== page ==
For many Americans, dining out without tipping is considered gauche, if not downright disrespectful.
But Jens Baake, the chief operating officer of dining empireMeyerUSA, doesn’t considertipping a best practice — for customers or employees.
“Tipping, for us, is an incentive for an individual to fight for him or herself,” says Baake.
MeyerUSA was launched by Danish chef and food entrepreneur Claus Meyer, whose recent NYC ventures include a massive Nordic Food Hall, the upscaleAgernin Grand Central Terminal and a cooking school in Brownsville,Brooklyn.Its workplace ethos is based on teamwork and collective responsiblity; that’s part of why the company has done away with tipping altogether.
Instead, MeyerUSA pays all employees a $15 wage — from servers to dishwashers — as part of what’s being called one of the most comprehensive benefits packages in the hospitality industry.
Says Baake, “We made the conscious decision that our lowest-paid employee will make $15 an hour before we even knew what the recruiting environment was like, what the staffing environment was like, because when it comes to our values system, our employees need to feel good about where they work.
“We want them to become our advocates, and what we are showing is we’re also advocating for them.”
The package also includes full health benefits, a 100 percent matching 401K, and paid twelve weeks maternity and paternity leave with the option to double time off (though that would be unpaid.) To boot, it affords community days — paid time off for employees to volunteer at a nonprofit of their choice.
In an industry where benefits are slim to none, and in New York, a state where the minimum wage for tipped employees is $7.50 if they earn enough in tips (though the general minimum wage isslated to risefrom $9 to $10.50 by the end of 2016, this hike doesn’t apply to tipped workers) the package might sound revolutionary.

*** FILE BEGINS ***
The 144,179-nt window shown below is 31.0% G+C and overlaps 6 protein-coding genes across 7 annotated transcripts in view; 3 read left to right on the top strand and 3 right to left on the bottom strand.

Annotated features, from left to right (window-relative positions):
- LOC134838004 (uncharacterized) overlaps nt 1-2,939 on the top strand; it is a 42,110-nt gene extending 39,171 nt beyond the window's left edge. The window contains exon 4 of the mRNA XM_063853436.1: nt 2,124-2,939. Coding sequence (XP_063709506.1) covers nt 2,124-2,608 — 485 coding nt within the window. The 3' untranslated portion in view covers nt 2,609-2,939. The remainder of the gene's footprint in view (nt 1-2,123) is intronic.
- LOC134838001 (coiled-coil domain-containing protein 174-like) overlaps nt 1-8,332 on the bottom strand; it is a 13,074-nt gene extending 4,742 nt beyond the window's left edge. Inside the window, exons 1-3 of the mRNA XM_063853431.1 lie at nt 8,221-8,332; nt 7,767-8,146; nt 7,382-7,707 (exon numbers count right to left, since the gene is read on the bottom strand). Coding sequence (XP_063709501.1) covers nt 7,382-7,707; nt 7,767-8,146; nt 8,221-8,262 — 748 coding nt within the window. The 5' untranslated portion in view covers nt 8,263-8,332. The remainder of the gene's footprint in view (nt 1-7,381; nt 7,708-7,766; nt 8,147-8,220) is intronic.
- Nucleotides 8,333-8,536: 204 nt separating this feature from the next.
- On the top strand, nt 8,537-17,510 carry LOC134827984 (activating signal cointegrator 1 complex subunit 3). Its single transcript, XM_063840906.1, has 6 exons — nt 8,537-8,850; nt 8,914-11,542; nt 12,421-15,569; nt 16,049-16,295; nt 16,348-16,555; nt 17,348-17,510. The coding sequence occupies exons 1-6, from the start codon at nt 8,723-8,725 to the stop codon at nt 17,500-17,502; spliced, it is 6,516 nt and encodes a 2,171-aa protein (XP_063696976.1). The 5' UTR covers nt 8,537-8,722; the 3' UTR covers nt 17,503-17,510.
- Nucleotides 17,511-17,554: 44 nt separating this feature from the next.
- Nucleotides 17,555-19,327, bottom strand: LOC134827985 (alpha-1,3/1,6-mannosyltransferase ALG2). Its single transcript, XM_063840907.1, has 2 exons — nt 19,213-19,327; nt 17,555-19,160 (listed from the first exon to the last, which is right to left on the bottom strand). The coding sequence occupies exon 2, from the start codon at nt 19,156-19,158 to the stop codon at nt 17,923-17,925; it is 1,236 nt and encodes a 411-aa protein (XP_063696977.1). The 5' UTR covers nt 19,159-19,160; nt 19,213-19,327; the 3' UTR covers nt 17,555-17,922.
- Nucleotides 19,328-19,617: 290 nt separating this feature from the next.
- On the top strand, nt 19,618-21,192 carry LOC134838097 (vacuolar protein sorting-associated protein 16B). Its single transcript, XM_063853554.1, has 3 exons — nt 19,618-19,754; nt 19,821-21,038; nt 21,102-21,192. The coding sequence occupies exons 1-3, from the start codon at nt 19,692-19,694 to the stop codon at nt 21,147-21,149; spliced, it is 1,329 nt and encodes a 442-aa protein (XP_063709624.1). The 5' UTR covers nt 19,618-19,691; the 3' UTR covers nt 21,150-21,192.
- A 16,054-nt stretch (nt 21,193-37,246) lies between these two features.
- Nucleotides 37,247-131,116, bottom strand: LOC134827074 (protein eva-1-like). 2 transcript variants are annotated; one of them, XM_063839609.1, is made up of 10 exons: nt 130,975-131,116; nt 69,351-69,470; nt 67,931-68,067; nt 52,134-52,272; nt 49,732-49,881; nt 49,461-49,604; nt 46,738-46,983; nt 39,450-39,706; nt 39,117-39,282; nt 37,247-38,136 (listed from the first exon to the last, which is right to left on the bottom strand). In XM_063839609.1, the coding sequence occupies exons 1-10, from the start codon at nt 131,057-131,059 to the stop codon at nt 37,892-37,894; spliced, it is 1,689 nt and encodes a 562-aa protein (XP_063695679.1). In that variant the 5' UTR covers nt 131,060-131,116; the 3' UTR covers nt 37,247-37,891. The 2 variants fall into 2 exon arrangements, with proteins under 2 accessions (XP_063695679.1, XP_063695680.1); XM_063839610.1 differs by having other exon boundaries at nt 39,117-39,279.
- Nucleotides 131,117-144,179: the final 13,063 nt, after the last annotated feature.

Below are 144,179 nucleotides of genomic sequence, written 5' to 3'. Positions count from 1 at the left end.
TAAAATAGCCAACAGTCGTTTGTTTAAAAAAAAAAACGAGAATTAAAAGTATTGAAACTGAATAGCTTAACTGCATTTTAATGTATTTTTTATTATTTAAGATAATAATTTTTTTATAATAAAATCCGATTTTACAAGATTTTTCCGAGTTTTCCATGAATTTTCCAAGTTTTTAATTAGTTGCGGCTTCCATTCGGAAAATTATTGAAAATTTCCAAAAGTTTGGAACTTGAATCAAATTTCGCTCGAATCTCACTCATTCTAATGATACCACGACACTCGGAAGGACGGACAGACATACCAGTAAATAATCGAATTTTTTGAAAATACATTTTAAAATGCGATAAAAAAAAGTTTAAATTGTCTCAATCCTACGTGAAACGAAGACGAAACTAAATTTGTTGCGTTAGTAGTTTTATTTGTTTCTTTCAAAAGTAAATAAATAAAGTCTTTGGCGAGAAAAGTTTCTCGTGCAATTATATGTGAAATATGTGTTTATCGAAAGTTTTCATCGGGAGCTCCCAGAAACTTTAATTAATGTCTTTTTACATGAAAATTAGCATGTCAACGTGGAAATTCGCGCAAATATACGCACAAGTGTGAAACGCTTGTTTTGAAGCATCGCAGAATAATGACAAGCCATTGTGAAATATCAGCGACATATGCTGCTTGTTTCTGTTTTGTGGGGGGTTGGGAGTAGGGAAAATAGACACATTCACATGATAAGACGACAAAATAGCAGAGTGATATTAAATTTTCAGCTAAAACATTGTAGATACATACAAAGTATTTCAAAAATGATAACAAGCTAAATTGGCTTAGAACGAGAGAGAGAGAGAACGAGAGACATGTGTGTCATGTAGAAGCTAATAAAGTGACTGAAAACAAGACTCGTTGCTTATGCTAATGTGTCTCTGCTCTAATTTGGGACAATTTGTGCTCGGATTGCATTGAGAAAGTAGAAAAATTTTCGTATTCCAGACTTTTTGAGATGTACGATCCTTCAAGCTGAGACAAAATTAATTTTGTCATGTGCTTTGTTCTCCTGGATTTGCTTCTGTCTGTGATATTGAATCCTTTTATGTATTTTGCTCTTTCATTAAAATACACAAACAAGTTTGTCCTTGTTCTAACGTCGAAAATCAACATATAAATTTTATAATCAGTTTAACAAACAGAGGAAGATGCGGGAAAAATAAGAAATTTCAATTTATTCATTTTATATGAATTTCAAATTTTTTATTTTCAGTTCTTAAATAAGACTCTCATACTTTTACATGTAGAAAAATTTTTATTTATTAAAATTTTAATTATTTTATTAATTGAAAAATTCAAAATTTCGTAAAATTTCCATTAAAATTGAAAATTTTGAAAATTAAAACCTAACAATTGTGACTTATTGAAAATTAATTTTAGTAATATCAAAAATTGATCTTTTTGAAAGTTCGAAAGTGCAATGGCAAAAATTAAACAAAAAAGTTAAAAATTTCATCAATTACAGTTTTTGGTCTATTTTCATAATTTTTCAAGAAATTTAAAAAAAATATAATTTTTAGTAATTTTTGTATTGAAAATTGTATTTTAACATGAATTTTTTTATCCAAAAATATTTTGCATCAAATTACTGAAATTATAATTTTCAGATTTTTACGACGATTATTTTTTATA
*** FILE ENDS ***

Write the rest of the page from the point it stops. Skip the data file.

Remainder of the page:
But for Baake, who was born in Germany, it’s simply how business is done. He says that when only about half of employees have the opportunity to work for tips, it doesn’t benfit the organization as a whole. And as for those positions that do (sometimes) get tipped handsomely?
“By eliminating tipping, it doesn’t mean that they’re [servers] making less money. It just means that the way we look at it is different. When I look at the numbers of what servers are learning, it’s still very impressive. I don’t think of [our] system as something that reduces the income potential of the individual server,” says Baake.
Though numbers vary, the wage is higher than what most hospitality workers currently earn hourly. Bartenders in New York earn a median amount of $7.50 in tips per hour, according to theBureau of Labor Statistics. Servers in the New York City metropolitan area fare slightly better, with average total earnings of $14.08, according to to the BLS.
But for Baake and MeyerUSA, paying a higher wage isn’t just about money. It’s inextricably linked to professional education and development, what Baake calls “a deep philosophy of training” that gives employees the chance to “do so much from scratch.”
In theory, it’s part of the company’s commitment to “deliciousness” — which, in addition to the literal interpretation, is an approach to food that brings joy to guests, professional fulfilment to employees and sustainability to the community.
In practice, a philosophy of “deliciousness” means giving a server with a passion for beer the chance to work with a local brewery, or a dishwasher who has an amazing recipe passed down from his grandmother the opportunity to bring it to the cook’s attention.
As a growing number of restaurateurs eliminate tipping, such Danny Meyer (of Shake Shack, and the Whitney Museum’s more upscale Untitled restaurant) they’re changing the way we think about what fair compensation means for restaurant staff‚ and what dining out means to customers.
Says Baake, “We feel that by providing delicious food, we can build a better world.”